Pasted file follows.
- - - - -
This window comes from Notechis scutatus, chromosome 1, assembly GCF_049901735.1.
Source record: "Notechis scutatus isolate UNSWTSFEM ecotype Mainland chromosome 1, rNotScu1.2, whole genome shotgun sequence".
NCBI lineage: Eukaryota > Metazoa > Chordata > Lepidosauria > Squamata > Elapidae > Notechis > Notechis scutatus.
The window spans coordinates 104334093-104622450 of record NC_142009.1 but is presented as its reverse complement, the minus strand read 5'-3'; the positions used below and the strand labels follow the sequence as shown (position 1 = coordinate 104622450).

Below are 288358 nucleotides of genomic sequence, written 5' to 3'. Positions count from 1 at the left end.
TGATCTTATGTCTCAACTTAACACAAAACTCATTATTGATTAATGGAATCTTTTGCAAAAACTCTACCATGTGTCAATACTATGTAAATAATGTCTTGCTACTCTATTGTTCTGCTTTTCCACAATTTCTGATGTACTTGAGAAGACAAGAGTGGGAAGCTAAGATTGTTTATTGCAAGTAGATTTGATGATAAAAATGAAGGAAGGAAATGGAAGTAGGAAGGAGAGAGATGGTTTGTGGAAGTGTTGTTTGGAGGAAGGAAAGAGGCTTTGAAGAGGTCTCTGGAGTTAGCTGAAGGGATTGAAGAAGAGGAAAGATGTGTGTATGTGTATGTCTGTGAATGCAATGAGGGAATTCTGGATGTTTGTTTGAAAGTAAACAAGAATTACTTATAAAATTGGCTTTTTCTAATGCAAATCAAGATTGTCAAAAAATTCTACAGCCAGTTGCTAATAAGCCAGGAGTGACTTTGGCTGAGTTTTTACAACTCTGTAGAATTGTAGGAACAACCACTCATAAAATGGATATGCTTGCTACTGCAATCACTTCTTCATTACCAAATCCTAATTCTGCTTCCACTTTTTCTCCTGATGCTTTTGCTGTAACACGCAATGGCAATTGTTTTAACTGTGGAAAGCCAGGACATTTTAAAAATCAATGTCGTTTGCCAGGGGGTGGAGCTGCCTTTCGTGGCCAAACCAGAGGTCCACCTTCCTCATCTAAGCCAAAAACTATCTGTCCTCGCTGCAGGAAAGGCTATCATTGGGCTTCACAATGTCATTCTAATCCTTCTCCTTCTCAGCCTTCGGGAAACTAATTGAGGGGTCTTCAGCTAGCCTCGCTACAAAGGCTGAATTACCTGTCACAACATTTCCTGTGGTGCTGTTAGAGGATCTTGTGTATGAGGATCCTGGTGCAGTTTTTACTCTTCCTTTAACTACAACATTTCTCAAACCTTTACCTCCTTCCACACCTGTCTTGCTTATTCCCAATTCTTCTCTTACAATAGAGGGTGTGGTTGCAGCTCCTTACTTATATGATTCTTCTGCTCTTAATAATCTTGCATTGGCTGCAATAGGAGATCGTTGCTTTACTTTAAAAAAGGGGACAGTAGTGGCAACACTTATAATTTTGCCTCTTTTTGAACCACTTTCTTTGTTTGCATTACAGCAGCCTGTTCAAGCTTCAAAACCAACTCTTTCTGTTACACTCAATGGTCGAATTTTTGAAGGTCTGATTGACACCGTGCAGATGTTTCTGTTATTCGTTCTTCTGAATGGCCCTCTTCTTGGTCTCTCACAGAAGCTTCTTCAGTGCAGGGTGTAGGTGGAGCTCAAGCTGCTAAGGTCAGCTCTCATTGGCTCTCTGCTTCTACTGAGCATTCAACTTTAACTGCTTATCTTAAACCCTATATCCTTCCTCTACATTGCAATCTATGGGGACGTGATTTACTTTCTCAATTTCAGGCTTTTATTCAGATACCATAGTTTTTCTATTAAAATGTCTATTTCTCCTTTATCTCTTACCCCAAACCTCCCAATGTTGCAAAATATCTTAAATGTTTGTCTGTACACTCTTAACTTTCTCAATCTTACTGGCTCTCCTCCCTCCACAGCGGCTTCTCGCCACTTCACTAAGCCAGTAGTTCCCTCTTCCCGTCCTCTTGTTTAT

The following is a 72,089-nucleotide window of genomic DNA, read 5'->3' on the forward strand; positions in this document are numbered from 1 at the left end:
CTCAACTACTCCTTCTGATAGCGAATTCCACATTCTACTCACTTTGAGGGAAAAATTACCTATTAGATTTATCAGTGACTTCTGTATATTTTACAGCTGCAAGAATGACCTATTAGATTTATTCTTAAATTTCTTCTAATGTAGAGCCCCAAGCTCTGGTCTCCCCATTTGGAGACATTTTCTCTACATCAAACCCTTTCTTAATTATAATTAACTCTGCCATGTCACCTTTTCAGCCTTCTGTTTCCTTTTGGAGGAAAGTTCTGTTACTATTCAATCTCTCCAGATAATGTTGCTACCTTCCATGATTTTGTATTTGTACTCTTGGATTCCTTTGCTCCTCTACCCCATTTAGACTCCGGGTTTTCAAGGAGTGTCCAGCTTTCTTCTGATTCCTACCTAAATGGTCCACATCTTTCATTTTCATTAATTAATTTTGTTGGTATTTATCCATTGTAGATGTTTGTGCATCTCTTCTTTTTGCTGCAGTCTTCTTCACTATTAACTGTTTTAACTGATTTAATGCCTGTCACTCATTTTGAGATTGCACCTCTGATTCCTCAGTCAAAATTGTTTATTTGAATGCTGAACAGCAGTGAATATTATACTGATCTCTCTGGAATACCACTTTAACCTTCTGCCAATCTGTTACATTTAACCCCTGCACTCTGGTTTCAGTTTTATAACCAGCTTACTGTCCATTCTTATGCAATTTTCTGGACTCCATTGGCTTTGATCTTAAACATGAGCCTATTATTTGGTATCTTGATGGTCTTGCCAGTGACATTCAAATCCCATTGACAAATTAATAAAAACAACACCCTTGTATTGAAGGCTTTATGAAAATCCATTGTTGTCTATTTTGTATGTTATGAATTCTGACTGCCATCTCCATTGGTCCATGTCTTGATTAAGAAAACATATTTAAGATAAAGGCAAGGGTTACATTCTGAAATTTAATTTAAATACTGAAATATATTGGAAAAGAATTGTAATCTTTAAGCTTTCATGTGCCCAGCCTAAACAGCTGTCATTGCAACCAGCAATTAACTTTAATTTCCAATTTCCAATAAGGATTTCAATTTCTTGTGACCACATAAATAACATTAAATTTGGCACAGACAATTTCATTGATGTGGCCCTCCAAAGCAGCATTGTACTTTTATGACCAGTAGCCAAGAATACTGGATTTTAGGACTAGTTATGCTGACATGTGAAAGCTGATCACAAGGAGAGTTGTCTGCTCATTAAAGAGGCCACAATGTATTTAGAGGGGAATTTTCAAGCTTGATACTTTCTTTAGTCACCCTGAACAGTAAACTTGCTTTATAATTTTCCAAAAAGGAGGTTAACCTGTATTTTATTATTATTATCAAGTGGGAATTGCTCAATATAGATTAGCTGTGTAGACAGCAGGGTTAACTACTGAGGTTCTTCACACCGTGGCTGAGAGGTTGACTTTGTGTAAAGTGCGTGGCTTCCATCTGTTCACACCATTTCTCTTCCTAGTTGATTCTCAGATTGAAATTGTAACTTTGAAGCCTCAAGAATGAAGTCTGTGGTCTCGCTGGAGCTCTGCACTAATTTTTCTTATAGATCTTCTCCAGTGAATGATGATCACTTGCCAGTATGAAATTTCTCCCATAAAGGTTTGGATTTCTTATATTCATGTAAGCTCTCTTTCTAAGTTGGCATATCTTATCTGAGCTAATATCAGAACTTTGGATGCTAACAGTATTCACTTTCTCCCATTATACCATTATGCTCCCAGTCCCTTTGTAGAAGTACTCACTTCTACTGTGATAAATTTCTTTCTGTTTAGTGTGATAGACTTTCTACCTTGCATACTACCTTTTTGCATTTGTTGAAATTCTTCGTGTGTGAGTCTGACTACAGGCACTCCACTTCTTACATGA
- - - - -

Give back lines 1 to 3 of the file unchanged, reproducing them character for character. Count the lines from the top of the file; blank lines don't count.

This window comes from Notechis scutatus, chromosome 1, assembly GCF_049901735.1.
Source record: "Notechis scutatus isolate UNSWTSFEM ecotype Mainland chromosome 1, rNotScu1.2, whole genome shotgun sequence".
NCBI lineage: Eukaryota > Metazoa > Chordata > Lepidosauria > Squamata > Elapidae > Notechis > Notechis scutatus.